Friday, July 26, 2013

Those Days...!!

When you are 25 years old and have done nothing substantial in your life (the odd job aside), one does tend to think what exactly has he been doing all this time. I did that too a few days back, while on a flight, primarily because there was nothing better to do (the carrier was Air India). Just ten minutes to myself and the realization of how much life has changed in the last one decade hit me like a bolt of lightening. I never had enough time to introspect about personal stuff because I was busy planning other things, important things..things that my family cared for and the society gave importance to. And as time flew, I barely noticed the changes within myself. But that day, on the flight with overpriced food, I delved deeper into my memories, ironically for the first time in the last 10 years...

There are basically 3 important stages in a person's life in his transformation from a teenager to an adult. They are -: high school, college and job! Of these three, I guess everyone would agree that the last one is the least enjoyable. High school for me was the transition period, the turbulent period, when I had changed schools and was preparing for IIT-JEE exams. Which reminds me of a question that my boss had asked sometime back-'Why did you join engineering?' The fact that I was stumped by his question had made me realize that I had actually not given a good thought to it, even after becoming a practicing engineer. Not that I regret being one of the million engineers of India, but I was disappointed with myself for giving my boss the impression that I went along with the tide (and the sadist bastard's smirk still lingers in my mind). 

I remember it all started after finishing the 10th boards exam, when parents sit with you and ask you to decide your career path, and sometimes force you to select their preferred career path (not in my case though). What they don't understand is how the fuck is a 15 year old supposed to decide something so important, something which they are supposed to do for their entire life (no one does that though, but this is what goes through the mind when parents have such conversations). I remember deciding my fate over a game of daily evening cricket with my best buddy Sharad. When asked, he said unflinchingly that he wanted to do engineering and get into IITs. There was awe and respect in our minds when we thought about the IITs. It was the time when facebook was just born and quora (the best place these days apparently to answer all your IIT related stupid questions) was just a word in the dictionary. Our knowledge about the famed IITs were based on the triumphs and stories of the neighbourhood bhaiyyas who (or whose friends) were studying there or had failed trying to get into it after years and years of preparation. So began the quest for the unthinkable-cracking the JEE! Tuitions, admission to the best school and practice tests, these dominated my mind for 2 years.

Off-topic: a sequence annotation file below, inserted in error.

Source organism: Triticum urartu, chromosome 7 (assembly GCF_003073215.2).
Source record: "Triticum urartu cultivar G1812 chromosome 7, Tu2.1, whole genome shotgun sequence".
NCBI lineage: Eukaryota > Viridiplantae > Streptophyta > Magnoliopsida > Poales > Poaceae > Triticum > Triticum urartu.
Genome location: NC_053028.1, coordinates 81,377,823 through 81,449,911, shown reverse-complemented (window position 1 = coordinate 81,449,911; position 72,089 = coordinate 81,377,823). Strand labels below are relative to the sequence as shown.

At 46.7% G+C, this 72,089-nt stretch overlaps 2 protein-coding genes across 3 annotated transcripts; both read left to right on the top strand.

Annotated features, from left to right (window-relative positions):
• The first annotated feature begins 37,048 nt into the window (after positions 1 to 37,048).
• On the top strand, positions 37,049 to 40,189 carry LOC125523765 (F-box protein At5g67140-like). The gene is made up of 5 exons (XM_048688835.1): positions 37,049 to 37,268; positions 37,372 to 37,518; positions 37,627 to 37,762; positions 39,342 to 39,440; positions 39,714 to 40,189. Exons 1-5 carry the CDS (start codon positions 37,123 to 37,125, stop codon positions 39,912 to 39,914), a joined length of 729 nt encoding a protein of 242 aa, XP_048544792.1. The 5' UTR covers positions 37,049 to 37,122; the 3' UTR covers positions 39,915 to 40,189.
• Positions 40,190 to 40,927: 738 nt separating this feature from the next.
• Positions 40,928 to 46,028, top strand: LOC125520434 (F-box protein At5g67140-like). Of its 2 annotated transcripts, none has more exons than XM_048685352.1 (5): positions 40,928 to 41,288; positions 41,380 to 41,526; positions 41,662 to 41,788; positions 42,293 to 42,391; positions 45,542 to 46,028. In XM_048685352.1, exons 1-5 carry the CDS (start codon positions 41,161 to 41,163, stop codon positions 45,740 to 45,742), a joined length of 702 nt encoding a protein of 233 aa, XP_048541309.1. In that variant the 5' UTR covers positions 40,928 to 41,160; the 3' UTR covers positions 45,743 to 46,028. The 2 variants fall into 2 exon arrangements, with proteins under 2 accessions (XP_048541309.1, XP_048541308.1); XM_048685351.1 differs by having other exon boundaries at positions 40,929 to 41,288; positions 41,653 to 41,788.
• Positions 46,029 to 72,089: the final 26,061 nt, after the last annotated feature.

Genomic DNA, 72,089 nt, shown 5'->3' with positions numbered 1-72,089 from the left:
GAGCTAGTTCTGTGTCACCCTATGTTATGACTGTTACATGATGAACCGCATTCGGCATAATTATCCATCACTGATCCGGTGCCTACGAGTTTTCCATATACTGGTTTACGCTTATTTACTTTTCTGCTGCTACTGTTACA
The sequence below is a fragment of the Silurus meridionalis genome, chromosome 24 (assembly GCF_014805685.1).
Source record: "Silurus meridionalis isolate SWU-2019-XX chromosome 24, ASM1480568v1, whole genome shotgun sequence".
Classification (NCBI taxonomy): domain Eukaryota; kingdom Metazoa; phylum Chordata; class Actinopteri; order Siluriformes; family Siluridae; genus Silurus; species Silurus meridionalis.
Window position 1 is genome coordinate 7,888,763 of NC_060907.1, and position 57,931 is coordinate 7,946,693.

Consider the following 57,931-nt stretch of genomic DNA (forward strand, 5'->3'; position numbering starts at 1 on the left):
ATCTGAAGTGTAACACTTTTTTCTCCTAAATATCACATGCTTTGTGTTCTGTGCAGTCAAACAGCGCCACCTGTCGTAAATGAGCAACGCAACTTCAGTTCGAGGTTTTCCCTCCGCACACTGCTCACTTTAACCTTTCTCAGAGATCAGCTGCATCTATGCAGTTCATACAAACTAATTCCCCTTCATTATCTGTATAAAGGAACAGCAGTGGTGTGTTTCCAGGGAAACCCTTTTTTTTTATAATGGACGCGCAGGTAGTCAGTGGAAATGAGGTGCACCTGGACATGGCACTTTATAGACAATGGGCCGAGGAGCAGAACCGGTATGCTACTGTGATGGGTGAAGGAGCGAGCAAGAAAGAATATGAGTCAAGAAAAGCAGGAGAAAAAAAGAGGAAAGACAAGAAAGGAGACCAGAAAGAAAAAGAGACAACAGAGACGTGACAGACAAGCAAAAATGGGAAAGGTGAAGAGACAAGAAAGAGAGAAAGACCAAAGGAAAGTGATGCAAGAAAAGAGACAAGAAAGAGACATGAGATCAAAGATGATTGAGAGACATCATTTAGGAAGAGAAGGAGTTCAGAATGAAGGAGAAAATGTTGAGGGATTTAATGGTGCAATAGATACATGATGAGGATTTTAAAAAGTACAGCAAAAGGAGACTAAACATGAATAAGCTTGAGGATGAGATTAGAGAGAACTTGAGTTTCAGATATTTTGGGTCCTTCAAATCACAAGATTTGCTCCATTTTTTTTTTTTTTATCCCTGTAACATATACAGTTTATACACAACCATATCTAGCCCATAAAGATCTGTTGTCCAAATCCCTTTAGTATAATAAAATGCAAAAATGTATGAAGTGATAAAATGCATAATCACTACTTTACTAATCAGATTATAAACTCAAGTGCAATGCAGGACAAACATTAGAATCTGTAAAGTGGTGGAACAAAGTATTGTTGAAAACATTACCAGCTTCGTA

After having spent 12 laidback years in a school for middle class people, I found my new school (Delhi Public School) to be a bit overwhelming. Filled with intelligent and good looking people, and with the indiscipline all around, I use to feel out of place. My definitions about friendships and discipline changed more rapidly than the value of rupee against the dollar. All of us in the school, as well as in the coaching class, were nothing but competition. It was the first time my self confidence had taken a beating, but I remember crawling out of the mess somehow, primarily because my best friend was also in the same place as me.

The DPS experience transformed me from an introvert to an extrovert, and I will always be thankful to it for this sole reason. I tasted my first big success and failure simultaneously at the end of 2 years of high school, an event that definitely did change my life. Most of my batchmates cleared the revered JEE, but I couldn't. Probably the only reason I recovered from this disappointment was again the same reason-Sharad couldn't make it too! (I guess it's general tendency to find solace if your friend fails along with you) My decision to take a study break, even after clearing other national competitive exams was followed by mixed reactions from family and friends. I decided to move to Bokaro from my hometown Ranchi, basically to avoid unnecessary questions (and mostly unwanted advice) of relatives and neighbours. I will always be grateful to my father and Kittu, my sister-cum-friend, who understood the personal turmoil that I was going through for having failed myself, and made me strong enough to continue on my path.